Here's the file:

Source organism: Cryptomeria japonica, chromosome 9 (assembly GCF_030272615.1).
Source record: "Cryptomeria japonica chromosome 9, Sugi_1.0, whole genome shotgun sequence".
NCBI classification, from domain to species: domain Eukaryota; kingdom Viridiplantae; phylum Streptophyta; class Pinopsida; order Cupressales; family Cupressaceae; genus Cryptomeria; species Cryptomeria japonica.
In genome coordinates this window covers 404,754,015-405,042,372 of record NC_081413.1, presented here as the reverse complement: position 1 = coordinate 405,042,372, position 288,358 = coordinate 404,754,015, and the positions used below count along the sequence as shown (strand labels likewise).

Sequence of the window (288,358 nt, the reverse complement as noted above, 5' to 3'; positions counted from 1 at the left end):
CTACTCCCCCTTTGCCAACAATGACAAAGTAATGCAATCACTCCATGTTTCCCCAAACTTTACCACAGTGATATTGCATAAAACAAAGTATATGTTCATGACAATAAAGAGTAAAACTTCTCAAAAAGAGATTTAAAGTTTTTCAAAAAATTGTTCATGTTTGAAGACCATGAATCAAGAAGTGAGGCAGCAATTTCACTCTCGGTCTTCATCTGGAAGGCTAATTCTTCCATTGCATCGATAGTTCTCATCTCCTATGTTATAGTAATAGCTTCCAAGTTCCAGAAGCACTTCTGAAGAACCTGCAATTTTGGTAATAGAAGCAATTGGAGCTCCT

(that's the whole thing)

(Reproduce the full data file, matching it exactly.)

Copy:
Source organism: Cryptomeria japonica, chromosome 9 (assembly GCF_030272615.1).
Source record: "Cryptomeria japonica chromosome 9, Sugi_1.0, whole genome shotgun sequence".
NCBI classification, from domain to species: domain Eukaryota; kingdom Viridiplantae; phylum Streptophyta; class Pinopsida; order Cupressales; family Cupressaceae; genus Cryptomeria; species Cryptomeria japonica.
In genome coordinates this window covers 404,754,015-405,042,372 of record NC_081413.1, presented here as the reverse complement: position 1 = coordinate 405,042,372, position 288,358 = coordinate 404,754,015, and the positions used below count along the sequence as shown (strand labels likewise).

Sequence of the window (288,358 nt, the reverse complement as noted above, 5' to 3'; positions counted from 1 at the left end):
CTACTCCCCCTTTGCCAACAATGACAAAGTAATGCAATCACTCCATGTTTCCCCAAACTTTACCACAGTGATATTGCATAAAACAAAGTATATGTTCATGACAATAAAGAGTAAAACTTCTCAAAAAGAGATTTAAAGTTTTTCAAAAAATTGTTCATGTTTGAAGACCATGAATCAAGAAGTGAGGCAGCAATTTCACTCTCGGTCTTCATCTGGAAGGCTAATTCTTCCATTGCATCGATAGTTCTCATCTCCTATGTTATAGTAATAGCTTCCAAGTTCCAGAAGCACTTCTGAAGAACCTGCAATTTTGGTAATAGAAGCAATTGGAGCTCCT